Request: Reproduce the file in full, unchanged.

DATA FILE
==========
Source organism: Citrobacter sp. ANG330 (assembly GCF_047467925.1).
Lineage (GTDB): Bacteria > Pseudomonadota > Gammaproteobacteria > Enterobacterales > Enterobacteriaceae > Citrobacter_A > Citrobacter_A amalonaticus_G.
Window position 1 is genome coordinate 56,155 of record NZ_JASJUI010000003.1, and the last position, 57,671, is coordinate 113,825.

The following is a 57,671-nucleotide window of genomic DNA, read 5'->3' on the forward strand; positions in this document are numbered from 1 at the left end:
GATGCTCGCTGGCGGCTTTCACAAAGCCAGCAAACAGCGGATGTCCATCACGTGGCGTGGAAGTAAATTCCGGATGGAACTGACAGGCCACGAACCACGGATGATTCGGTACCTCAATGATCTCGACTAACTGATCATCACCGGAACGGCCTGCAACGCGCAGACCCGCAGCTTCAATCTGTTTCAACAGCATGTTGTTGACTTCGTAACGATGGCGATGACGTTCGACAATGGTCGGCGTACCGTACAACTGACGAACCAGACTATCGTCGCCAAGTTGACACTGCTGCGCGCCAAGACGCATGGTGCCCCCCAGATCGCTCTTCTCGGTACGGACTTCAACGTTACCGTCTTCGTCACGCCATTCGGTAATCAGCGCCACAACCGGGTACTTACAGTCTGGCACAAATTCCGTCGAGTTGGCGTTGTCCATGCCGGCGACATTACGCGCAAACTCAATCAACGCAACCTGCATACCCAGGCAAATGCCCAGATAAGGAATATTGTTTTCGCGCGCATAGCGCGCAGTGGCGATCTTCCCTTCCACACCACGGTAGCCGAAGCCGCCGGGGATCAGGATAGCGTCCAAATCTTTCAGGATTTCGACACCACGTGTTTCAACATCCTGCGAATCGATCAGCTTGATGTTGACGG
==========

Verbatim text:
Source organism: Citrobacter sp. ANG330 (assembly GCF_047467925.1).
Lineage (GTDB): Bacteria > Pseudomonadota > Gammaproteobacteria > Enterobacterales > Enterobacteriaceae > Citrobacter_A > Citrobacter_A amalonaticus_G.
Window position 1 is genome coordinate 56,155 of record NZ_JASJUI010000003.1, and the last position, 57,671, is coordinate 113,825.

The following is a 57,671-nucleotide window of genomic DNA, read 5'->3' on the forward strand; positions in this document are numbered from 1 at the left end:
GATGCTCGCTGGCGGCTTTCACAAAGCCAGCAAACAGCGGATGTCCATCACGTGGCGTGGAAGTAAATTCCGGATGGAACTGACAGGCCACGAACCACGGATGATTCGGTACCTCAATGATCTCGACTAACTGATCATCACCGGAACGGCCTGCAACGCGCAGACCCGCAGCTTCAATCTGTTTCAACAGCATGTTGTTGACTTCGTAACGATGGCGATGACGTTCGACAATGGTCGGCGTACCGTACAACTGACGAACCAGACTATCGTCGCCAAGTTGACACTGCTGCGCGCCAAGACGCATGGTGCCCCCCAGATCGCTCTTCTCGGTACGGACTTCAACGTTACCGTCTTCGTCACGCCATTCGGTAATCAGCGCCACAACCGGGTACTTACAGTCTGGCACAAATTCCGTCGAGTTGGCGTTGTCCATGCCGGCGACATTACGCGCAAACTCAATCAACGCAACCTGCATACCCAGGCAAATGCCCAGATAAGGAATATTGTTTTCGCGCGCATAGCGCGCAGTGGCGATCTTCCCTTCCACACCACGGTAGCCGAAGCCGCCGGGGATCAGGATAGCGTCCAAATCTTTCAGGATTTCGACACCACGTGTTTCAACATCCTGCGAATCGATCAGCTTGATGTTGACGG